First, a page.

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Name: Mike Carey Date: August 04, 2013 Rating:
 
Time: Evening Bait: Login to view! Tackle: Login to view!
Color: Login to view! Species: Cutthroat Trout  Method: Login to view!
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My son James and I went on our (mine) much anticipated overnight hiking trip to Trap Lake in the Alpine Wilderness. The trailhead is located just before you reach Stevens Pass, at the hairpin turn.

We got a bit of a late start, arriving at the trailhead at 11am. First stop, Hope Lake and a lunch break. Hope Lake is more like a pond, and is a mile and a half up the Tunnel Creek Trail. And I do mean “up”. The trail is relentless, climbing from the word “go”. Around 1,200 feet of steady elevation gain. I do not like this trail. There is nothing redeeming about it other than it gets you to places more interesting. By the time we reached the lake we were sweated through our shirts. The bugs this year are pretty intense and James and I doused ourselves in a thick coating of bug juice, which helped. We took a break, ate lunch, and I fished the lake. The brook trout were feeding on floating bugs so I used a float bulb with a dry fly tied on (royal coachman). I caught a few small six inch trout.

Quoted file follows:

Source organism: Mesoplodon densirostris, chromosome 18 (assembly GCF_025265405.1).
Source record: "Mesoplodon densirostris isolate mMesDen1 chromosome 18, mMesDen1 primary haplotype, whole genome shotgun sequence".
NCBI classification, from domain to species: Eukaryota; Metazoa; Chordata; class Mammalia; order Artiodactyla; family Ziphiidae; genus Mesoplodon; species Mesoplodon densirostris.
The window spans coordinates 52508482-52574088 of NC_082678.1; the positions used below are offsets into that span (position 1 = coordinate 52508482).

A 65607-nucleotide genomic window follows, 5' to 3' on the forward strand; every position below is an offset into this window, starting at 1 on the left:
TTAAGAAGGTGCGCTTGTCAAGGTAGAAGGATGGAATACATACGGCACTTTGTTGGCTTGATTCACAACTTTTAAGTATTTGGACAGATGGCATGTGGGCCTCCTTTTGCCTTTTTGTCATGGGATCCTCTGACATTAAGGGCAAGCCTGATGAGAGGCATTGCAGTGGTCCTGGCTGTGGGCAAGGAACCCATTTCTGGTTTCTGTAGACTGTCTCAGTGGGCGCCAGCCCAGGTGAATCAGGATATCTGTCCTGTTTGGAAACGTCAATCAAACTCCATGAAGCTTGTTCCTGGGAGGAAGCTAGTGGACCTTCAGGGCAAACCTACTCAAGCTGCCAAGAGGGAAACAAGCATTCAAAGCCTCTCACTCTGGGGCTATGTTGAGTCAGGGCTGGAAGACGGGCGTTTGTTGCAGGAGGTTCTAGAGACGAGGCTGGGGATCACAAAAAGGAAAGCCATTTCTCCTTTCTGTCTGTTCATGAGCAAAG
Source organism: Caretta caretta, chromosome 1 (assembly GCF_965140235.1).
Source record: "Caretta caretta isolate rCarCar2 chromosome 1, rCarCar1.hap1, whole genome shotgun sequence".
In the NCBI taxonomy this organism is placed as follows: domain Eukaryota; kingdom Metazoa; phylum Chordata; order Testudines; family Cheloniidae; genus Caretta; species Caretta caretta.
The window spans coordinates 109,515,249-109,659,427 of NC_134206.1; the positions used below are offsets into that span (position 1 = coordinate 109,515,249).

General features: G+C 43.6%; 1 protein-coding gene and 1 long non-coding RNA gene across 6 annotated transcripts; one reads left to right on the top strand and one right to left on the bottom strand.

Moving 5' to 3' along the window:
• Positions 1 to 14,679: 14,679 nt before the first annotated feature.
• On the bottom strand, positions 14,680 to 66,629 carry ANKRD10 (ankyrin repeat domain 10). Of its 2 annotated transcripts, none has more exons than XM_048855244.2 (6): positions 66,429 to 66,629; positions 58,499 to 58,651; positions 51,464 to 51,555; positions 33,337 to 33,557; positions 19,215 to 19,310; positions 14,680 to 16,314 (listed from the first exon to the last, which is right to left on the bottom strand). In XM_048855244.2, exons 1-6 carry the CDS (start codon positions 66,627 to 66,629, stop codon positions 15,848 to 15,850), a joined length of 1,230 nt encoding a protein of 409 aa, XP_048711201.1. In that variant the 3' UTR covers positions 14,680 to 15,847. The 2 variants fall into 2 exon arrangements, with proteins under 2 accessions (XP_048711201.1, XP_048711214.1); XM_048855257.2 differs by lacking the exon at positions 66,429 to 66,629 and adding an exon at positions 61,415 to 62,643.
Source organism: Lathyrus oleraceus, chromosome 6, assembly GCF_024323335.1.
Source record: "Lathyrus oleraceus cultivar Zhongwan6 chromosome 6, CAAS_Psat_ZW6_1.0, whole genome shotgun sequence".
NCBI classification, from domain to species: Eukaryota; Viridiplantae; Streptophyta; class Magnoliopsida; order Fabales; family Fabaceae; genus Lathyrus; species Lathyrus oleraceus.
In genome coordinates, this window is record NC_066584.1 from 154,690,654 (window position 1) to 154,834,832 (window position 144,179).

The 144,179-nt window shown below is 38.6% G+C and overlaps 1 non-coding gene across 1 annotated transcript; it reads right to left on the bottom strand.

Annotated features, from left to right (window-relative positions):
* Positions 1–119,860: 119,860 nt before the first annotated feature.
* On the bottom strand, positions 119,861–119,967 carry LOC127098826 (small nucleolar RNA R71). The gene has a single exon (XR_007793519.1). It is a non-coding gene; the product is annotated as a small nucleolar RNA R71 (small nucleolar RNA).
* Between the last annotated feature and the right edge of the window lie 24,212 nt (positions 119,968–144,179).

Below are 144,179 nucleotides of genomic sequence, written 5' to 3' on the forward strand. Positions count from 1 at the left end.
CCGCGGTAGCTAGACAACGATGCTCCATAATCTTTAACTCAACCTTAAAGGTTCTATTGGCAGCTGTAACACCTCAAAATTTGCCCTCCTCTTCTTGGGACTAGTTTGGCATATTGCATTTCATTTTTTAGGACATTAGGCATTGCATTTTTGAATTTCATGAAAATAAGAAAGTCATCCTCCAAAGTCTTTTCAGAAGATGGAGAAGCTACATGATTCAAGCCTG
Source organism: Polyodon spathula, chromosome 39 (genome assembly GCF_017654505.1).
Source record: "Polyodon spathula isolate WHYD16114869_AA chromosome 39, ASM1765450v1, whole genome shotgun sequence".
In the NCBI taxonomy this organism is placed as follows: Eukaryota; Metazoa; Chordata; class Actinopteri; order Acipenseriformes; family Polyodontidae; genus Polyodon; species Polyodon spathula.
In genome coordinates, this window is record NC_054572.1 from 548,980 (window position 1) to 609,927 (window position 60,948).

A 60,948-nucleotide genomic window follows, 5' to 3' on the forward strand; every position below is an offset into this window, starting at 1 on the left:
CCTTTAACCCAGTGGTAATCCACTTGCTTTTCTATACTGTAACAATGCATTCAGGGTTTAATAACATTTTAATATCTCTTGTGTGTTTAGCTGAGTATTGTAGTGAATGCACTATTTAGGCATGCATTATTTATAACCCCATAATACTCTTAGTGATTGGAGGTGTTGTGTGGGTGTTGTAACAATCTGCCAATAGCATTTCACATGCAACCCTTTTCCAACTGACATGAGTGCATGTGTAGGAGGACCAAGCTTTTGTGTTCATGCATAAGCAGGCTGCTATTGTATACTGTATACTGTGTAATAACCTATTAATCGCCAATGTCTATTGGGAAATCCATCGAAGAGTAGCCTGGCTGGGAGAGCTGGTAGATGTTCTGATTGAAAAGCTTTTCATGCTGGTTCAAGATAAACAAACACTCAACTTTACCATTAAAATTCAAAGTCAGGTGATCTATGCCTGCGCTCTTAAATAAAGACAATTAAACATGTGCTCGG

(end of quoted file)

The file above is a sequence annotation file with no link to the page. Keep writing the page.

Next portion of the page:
Refreshed, we began the part of the hike that I have found memories of. I last visited Trap Lake in the late eighties and did great on lots of nice sized cutthroat. One part of the hike I fondly remembered was a beautiful walk along open vistas of the valley and mountains across from the trail. The trail reaches over 5,000 feet so we still had another 600 or so feet to traverse. This was done in fits and spurts. I do not like hiking with a full overnight pack in the heat of the day! That said, we persevered in the knowledge that the worst part of the hike was past us and the beautiful views in front.